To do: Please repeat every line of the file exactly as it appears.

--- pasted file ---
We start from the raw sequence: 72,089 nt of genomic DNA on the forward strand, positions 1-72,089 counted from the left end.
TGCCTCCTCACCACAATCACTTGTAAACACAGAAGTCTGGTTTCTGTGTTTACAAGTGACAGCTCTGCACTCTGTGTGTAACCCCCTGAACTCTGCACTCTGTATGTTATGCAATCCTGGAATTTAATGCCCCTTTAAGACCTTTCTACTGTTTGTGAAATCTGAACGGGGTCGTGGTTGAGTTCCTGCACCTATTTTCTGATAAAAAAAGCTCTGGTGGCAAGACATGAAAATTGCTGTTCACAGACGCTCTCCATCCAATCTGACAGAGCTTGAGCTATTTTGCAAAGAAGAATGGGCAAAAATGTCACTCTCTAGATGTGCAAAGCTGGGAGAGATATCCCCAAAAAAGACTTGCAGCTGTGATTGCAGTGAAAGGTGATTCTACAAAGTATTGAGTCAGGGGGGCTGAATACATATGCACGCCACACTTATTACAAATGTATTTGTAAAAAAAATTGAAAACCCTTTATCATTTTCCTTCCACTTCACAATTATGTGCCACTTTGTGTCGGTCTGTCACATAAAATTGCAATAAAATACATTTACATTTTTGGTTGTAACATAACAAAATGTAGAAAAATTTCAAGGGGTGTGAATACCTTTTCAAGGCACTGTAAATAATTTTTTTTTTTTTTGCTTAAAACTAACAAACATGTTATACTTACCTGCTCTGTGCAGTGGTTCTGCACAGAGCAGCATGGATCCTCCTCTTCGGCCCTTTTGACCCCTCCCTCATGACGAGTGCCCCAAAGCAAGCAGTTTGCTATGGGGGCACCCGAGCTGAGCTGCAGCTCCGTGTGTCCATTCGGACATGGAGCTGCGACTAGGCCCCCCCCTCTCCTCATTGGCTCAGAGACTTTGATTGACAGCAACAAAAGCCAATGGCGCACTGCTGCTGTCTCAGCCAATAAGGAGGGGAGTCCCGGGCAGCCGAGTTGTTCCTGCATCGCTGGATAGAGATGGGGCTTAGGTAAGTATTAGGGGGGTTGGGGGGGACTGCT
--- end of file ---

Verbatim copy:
We start from the raw sequence: 72,089 nt of genomic DNA on the forward strand, positions 1-72,089 counted from the left end.
TGCCTCCTCACCACAATCACTTGTAAACACAGAAGTCTGGTTTCTGTGTTTACAAGTGACAGCTCTGCACTCTGTGTGTAACCCCCTGAACTCTGCACTCTGTATGTTATGCAATCCTGGAATTTAATGCCCCTTTAAGACCTTTCTACTGTTTGTGAAATCTGAACGGGGTCGTGGTTGAGTTCCTGCACCTATTTTCTGATAAAAAAAGCTCTGGTGGCAAGACATGAAAATTGCTGTTCACAGACGCTCTCCATCCAATCTGACAGAGCTTGAGCTATTTTGCAAAGAAGAATGGGCAAAAATGTCACTCTCTAGATGTGCAAAGCTGGGAGAGATATCCCCAAAAAAGACTTGCAGCTGTGATTGCAGTGAAAGGTGATTCTACAAAGTATTGAGTCAGGGGGGCTGAATACATATGCACGCCACACTTATTACAAATGTATTTGTAAAAAAAATTGAAAACCCTTTATCATTTTCCTTCCACTTCACAATTATGTGCCACTTTGTGTCGGTCTGTCACATAAAATTGCAATAAAATACATTTACATTTTTGGTTGTAACATAACAAAATGTAGAAAAATTTCAAGGGGTGTGAATACCTTTTCAAGGCACTGTAAATAATTTTTTTTTTTTTTGCTTAAAACTAACAAACATGTTATACTTACCTGCTCTGTGCAGTGGTTCTGCACAGAGCAGCATGGATCCTCCTCTTCGGCCCTTTTGACCCCTCCCTCATGACGAGTGCCCCAAAGCAAGCAGTTTGCTATGGGGGCACCCGAGCTGAGCTGCAGCTCCGTGTGTCCATTCGGACATGGAGCTGCGACTAGGCCCCCCCCTCTCCTCATTGGCTCAGAGACTTTGATTGACAGCAACAAAAGCCAATGGCGCACTGCTGCTGTCTCAGCCAATAAGGAGGGGAGTCCCGGGCAGCCGAGTTGTTCCTGCATCGCTGGATAGAGATGGGGCTTAGGTAAGTATTAGGGGGGTTGGGGGGGACTGCT